Recently a friend asked me to write about the role of a father for this year’s upcoming Father’s Day. As a clinical psychologist, my initial thoughts went toward statistics and facts about fathers, what they tend to do well, and places where they tend to struggle. Although this information is important and helpful, often some of the best ways we learn to be a parent are though the people who raised us. So with that in mind, I won’t bore you with psycho-babble facts about fatherhood, but instead give you some important characteristics of a father from my own experience as a daughter.
1. Good Fathers Make Time for Their Kids
As a child of a minister and school teacher, I didn’t grow up in a household that I would consider to be “wealthy” in many respects. And while growing up, that often did not mean that I had the newest car or most expensive clothes, I never felt that I went without because I had a father who showered me with time and caring. One of the most important places where he gave me time was throughout all of my grade school and high school years. It was during this time that my father routinely took me to to lunch every Friday without fail. Even through the horribly awkward junior high years when I would rather die than be seen with my parent, my dad would wait at the back corner of the school so that I could sneak off with him without a single friend knowing. But it was during this special time that I learned to express my needs, solve life problems, build self- esteem and find my way. Week in and week out, there was my dad, with a loving smile and listening ear, reminding me that I was okay. It was through this experience that I began to learn that good father’s make time for their kids, allow them the space to grow and reflect, and assist them in becoming the people they need to be.
2. Good Fathers Have Fun with Their Kids
Okay, while it seemed very developmentally appropriate for me to be embarrassed of my father while I was in junior high, I have to admit that I was probably embarrassed of him for most of my growing up years. Now being a first born, with slight perfectionistic tendencies, I took myself WAY too seriously when I was young. And my dad, being the kind hearted person that he is probably felt that the best way to break me of this was to embarrass me to the point that I not longer had any dignity or cared much at all.
And in many ways this has worked. From dropping me off at school SHOUTING from the window and laughing “Goodbye honey! Everyone look at Melissa!” to playing catch with the tampons that I had to purchase so that EVERYONE in the store would see. My dad loved to smile and laugh with us. One morning in particular was especially great when he surprised me with a day trip to Disneyland with my best friend…and still loved me when I had a complete melt down at the end of the day due to pure exhaustion.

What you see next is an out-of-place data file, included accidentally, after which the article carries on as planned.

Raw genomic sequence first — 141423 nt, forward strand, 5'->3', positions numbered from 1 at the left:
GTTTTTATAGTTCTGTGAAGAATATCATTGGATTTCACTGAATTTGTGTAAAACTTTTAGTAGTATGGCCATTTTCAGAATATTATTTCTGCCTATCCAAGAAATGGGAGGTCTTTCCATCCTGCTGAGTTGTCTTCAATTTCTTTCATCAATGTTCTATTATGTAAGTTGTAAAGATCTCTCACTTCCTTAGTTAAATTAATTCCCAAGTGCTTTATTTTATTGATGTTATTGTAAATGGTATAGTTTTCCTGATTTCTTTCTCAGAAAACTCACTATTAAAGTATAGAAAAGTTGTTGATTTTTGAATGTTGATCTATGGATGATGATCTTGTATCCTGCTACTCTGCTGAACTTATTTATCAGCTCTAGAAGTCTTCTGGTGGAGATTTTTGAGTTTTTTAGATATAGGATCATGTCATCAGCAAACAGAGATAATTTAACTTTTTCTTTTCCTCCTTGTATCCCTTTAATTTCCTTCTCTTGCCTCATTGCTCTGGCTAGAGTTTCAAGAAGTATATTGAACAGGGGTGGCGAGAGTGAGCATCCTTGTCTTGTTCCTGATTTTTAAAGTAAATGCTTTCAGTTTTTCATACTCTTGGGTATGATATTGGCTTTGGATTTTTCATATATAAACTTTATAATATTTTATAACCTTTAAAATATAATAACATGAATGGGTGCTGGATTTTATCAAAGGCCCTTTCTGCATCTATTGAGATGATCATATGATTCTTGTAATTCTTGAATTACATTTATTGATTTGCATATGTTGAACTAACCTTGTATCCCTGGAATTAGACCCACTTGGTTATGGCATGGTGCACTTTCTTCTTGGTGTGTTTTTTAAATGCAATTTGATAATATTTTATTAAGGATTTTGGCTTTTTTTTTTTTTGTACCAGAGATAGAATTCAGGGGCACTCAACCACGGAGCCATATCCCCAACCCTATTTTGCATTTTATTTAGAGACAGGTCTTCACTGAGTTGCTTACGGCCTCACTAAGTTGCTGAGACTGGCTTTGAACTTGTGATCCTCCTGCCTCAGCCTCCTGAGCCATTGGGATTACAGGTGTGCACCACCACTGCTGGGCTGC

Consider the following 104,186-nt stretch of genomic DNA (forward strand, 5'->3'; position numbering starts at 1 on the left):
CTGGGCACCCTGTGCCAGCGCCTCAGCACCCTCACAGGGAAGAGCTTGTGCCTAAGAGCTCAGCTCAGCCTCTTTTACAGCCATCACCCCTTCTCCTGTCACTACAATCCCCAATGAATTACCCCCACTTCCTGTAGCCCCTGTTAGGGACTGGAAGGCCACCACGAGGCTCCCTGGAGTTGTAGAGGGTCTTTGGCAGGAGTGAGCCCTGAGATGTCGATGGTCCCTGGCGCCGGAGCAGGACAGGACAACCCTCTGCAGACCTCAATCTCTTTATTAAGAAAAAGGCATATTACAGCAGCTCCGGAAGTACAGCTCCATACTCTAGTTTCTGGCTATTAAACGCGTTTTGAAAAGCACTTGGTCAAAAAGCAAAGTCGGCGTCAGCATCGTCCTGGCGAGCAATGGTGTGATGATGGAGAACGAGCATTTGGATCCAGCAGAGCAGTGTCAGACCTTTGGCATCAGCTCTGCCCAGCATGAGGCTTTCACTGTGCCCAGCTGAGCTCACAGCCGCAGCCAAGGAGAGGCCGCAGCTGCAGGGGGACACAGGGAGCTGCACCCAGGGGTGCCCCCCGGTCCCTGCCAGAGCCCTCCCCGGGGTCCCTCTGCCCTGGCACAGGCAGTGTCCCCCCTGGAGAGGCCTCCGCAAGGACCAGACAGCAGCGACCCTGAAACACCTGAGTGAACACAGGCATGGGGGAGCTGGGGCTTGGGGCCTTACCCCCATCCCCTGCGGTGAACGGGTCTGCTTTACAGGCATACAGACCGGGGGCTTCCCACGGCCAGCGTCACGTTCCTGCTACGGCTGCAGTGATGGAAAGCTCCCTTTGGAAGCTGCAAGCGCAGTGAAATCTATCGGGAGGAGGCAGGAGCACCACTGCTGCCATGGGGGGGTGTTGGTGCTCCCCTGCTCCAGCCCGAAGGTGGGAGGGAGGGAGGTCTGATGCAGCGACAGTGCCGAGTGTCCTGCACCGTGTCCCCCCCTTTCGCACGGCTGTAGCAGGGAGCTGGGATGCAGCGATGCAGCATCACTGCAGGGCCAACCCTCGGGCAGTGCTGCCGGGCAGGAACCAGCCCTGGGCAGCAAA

Throughout all of these experiences, I learned that good dad’s have fun with their children and never stop playing and laughing with them. On a side note, a few weeks ago my dad broke into my house to mount a painted portrait of my lovely grandmother above my bed…so that she could “always look down on me.” Some things never change…
3. Good Fathers Are Patient With Their Kids
When I put myself in the position of my father, sometimes I wonder if I could have been so patient and gracious with a child like me. Don’t get me wrong, my dad wasn’t a pushover and there were definitely standards and rules with which we had to comply. But, I never felt like his love for me was conditional, being based what I did or mistakes I made. My dad had an incredible gift of patience. Here are a few examples:
-Not getting angry with me about my messy room until it was so bad that he fell trying to navigate through it.
-Instead of getting mad at me or raising his voice as I was having a complete adolescent melt down, he simply chose to SIT on me until I was done/too exhausted to be angry any longer.
-Staying at the church until the wee hours of the morning trying to burn down the candles that I insisted must have “that iridescent glow” for my wedding ceremony that would take place the following day.
So while I am still not sure if I will ever be able to have as much patience as my dad, I did learn that good dads must have patience…and more patience…and more patience again.
Thank you Dad for being a man who loved his family with his whole heart and his God even more. You have taught me so much about life, love and character, and for that I am forever grateful. Happy Father’s Day!
(This post was written by Dr. Melissa Estavillo. Melissa is a native Phoenician and a clinical psychologist. She is married to Danny and they lead a tribe of Jesus-followers who embrace the grace of God and radical honesty amidst their brokenness)